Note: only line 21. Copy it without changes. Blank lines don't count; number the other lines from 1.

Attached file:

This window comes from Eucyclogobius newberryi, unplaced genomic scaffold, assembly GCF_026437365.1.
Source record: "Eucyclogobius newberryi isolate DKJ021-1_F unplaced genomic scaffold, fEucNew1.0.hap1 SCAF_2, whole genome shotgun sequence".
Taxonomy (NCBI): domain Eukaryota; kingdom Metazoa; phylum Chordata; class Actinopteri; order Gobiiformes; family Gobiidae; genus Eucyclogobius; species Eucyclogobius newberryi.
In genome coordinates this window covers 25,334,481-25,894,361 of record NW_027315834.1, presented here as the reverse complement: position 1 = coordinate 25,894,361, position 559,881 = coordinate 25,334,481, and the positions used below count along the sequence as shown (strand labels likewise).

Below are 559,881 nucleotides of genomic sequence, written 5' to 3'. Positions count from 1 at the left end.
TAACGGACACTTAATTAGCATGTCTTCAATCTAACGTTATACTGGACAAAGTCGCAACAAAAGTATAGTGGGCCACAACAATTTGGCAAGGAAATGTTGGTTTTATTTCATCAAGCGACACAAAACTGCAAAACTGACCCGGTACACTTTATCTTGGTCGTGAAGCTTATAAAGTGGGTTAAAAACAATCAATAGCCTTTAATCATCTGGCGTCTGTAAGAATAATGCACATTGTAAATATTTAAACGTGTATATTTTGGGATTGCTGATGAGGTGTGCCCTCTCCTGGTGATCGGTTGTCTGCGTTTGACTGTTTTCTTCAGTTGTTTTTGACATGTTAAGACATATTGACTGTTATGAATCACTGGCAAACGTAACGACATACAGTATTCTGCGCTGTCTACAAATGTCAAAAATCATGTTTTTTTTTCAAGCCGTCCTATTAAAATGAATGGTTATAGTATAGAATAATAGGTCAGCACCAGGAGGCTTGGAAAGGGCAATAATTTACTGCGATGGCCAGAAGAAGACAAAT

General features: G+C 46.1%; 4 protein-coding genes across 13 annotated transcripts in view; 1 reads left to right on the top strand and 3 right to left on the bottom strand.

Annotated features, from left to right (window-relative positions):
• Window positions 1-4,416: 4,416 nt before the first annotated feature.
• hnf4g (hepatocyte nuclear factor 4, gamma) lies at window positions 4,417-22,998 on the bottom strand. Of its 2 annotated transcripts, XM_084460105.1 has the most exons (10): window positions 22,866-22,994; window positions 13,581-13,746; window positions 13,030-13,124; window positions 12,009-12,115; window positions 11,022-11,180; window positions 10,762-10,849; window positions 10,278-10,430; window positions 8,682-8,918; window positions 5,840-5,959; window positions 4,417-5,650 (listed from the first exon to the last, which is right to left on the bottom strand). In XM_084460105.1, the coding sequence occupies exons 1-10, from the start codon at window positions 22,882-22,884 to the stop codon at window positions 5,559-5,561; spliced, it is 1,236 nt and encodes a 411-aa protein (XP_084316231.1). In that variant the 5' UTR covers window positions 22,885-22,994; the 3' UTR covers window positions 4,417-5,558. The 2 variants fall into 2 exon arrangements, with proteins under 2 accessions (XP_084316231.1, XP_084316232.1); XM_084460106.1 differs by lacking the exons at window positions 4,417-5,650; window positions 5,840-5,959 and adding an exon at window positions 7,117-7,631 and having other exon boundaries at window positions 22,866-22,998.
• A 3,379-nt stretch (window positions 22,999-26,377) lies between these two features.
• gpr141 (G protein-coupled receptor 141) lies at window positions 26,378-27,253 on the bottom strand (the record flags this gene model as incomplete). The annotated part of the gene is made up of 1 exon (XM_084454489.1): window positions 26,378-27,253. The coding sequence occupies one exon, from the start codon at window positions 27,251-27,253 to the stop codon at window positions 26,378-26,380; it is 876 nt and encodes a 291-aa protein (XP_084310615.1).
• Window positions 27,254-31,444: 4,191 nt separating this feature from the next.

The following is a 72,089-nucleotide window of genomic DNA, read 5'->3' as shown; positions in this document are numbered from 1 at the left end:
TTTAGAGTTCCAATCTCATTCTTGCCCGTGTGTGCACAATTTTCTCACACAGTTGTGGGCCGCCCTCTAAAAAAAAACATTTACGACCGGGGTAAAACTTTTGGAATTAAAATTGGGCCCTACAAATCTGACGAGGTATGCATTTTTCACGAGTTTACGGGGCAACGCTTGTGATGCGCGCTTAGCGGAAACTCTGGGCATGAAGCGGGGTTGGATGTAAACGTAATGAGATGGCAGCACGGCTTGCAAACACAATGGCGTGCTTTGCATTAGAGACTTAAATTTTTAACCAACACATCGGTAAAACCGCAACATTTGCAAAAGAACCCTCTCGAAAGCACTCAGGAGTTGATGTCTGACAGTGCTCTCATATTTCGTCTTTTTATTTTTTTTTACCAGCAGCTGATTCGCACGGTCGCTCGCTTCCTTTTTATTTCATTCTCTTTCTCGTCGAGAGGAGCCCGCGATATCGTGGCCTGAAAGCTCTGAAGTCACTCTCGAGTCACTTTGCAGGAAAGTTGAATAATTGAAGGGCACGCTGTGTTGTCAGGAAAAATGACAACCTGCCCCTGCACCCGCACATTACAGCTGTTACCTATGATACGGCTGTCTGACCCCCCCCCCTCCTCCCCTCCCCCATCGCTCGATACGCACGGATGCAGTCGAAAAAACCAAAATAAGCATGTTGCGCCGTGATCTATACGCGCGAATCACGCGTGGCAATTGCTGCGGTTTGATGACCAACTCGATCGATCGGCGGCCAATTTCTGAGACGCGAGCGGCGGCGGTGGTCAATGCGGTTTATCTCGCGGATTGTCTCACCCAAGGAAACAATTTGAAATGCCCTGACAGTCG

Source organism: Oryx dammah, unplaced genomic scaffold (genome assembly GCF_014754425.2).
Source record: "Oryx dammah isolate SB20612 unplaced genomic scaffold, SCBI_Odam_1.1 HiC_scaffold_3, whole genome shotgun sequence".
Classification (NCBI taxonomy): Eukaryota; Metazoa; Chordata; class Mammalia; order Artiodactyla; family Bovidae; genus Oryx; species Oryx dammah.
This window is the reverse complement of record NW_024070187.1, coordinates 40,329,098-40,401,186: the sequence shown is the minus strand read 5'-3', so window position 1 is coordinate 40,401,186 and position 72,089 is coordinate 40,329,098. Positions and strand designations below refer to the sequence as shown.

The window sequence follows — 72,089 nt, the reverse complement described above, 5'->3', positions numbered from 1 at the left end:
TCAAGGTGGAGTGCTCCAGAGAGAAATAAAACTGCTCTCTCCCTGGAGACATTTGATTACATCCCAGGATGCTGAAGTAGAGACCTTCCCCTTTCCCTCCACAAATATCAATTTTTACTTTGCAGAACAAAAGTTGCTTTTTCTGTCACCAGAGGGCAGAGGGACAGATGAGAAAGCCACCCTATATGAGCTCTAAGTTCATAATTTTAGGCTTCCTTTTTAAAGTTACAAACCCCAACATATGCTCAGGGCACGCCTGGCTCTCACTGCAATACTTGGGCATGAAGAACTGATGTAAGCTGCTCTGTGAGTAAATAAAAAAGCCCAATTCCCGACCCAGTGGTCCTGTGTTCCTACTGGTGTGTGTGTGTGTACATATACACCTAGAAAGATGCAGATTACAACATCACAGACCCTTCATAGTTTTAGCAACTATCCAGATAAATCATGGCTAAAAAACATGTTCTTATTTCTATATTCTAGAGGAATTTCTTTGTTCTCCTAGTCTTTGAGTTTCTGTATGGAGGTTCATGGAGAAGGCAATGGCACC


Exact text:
TCAAGGTGGAGTGCTCCAGAGAGAAATAAAACTGCTCTCTCCCTGGAGACATTTGATTACATCCCAGGATGCTGAAGTAGAGACCTTCCCCTTTCCCTCCACAAATATCAATTTTTACTTTGCAGAACAAAAGTTGCTTTTTCTGTCACCAGAGGGCAGAGGGACAGATGAGAAAGCCACCCTATATGAGCTCTAAGTTCATAATTTTAGGCTTCCTTTTTAAAGTTACAAACCCCAACATATGCTCAGGGCACGCCTGGCTCTCACTGCAATACTTGGGCATGAAGAACTGATGTAAGCTGCTCTGTGAGTAAATAAAAAAGCCCAATTCCCGACCCAGTGGTCCTGTGTTCCTACTGGTGTGTGTGTGTGTACATATACACCTAGAAAGATGCAGATTACAACATCACAGACCCTTCATAGTTTTAGCAACTATCCAGATAAATCATGGCTAAAAAACATGTTCTTATTTCTATATTCTAGAGGAATTTCTTTGTTCTCCTAGTCTTTGAGTTTCTGTATGGAGGTTCATGGAGAAGGCAATGGCACC